Methods of assessing crown form of Pinus radiata
Raymond, CA & Cotterill, PP 1990, 'Methods of assessing crown form of Pinus radiata', Silvae Genetica, vol. 39, no. 2, pp. 67-71.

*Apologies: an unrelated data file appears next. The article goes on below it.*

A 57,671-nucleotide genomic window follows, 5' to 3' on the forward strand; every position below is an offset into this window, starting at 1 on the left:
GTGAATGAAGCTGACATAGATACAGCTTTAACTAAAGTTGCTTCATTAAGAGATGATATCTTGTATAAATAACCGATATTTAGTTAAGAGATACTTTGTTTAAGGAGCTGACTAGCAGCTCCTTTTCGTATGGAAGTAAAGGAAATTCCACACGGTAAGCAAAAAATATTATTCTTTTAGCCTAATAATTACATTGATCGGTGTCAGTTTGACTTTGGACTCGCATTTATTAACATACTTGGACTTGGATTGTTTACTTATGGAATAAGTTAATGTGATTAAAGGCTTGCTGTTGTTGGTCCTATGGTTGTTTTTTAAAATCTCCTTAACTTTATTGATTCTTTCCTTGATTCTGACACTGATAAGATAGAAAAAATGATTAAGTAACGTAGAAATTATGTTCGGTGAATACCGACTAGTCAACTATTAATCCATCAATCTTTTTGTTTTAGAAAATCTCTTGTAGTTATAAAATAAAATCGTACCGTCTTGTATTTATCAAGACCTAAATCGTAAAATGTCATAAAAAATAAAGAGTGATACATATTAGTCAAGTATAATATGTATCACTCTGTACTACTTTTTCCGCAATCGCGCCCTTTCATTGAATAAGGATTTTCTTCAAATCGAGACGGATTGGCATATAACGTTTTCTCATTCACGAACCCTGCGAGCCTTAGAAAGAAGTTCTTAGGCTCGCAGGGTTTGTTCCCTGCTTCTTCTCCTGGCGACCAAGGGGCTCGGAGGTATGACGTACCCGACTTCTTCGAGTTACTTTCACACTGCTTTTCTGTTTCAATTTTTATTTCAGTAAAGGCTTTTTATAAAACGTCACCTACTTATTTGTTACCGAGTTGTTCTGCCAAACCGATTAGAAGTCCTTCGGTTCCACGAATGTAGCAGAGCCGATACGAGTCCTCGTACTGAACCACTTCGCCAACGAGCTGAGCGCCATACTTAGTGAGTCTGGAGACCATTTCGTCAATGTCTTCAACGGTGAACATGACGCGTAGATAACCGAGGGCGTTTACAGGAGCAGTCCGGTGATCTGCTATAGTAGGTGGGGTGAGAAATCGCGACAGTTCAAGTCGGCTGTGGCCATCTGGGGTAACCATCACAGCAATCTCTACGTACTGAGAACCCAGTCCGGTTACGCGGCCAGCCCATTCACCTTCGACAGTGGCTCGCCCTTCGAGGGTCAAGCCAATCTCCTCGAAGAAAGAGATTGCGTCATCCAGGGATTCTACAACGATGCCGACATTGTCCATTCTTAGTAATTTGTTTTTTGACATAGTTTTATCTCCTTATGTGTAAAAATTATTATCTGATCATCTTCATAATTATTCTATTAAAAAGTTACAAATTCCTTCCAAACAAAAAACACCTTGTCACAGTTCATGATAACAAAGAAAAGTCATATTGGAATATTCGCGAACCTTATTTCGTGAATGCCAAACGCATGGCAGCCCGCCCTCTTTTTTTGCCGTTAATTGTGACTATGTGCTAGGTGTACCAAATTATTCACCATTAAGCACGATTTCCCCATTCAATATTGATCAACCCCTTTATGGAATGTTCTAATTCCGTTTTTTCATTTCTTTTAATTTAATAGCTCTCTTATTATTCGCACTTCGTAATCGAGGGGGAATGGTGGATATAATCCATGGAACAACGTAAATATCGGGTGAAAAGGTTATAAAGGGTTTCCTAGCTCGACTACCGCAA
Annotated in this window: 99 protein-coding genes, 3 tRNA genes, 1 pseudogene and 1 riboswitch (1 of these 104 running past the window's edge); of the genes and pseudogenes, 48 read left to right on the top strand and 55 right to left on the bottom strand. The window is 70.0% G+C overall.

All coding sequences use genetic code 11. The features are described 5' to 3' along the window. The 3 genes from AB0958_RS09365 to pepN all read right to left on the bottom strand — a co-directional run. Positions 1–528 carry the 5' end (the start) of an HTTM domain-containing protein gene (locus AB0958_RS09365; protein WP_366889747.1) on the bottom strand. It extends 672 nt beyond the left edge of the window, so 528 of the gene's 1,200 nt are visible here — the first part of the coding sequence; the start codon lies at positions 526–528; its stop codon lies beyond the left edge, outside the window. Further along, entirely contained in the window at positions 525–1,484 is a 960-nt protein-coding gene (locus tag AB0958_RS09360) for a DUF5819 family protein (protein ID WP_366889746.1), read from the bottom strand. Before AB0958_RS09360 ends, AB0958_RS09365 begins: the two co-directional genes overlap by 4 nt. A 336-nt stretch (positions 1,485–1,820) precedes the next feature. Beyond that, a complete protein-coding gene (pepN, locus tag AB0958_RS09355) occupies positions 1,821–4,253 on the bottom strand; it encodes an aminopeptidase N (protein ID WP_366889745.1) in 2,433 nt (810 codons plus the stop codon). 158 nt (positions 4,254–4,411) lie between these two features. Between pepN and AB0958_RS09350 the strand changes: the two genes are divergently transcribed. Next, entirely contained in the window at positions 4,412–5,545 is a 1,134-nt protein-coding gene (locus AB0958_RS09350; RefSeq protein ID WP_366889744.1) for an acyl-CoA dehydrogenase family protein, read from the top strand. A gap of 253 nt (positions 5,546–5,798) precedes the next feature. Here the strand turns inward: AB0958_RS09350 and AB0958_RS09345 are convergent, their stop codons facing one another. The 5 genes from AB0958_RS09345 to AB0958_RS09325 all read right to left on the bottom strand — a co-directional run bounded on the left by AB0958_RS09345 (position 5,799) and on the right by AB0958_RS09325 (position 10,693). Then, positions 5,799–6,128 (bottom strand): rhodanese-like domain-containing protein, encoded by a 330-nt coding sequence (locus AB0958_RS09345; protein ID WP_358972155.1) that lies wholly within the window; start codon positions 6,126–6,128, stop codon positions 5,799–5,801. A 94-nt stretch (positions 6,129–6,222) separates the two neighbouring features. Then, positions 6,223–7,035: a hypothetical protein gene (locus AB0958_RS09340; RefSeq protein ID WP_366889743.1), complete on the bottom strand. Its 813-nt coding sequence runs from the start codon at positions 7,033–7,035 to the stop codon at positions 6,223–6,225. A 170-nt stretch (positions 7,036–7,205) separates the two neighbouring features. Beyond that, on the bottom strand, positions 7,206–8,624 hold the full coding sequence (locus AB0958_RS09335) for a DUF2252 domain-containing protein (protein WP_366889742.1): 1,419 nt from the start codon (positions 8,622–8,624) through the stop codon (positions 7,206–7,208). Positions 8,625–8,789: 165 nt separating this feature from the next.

Crown form is a visual characteristic having many component traits (branch thickness, branch angle, ramicorns, forks and uninodal/multinodal branch habit). Alternative methods of assessing each trait are evaluated in terms of their variance components and heritabilities in a progeny trial of Pinus radiata. A comparison is made between using one overall score for crown form and use of selection indices to combine traits. The efficiency of each alternative is compared in terms of the calculated selection response for each trait. For assessing branch diameter and branch angle a six point score was preferred to the use of a three or nine poInt score. The six point score resulted in large additive genetic variance and a higher heritability, giving good discrimination of genotypes without being confusing to the assessors. For ramicorns and forks, counting the actual numbers present resulted in higher heritabilities than scoring for their incidence. Calculated responses from selecting one tree in 100 on either a single crown form score or multitrait indices indicated that response in each component of crown form is greater for the indices.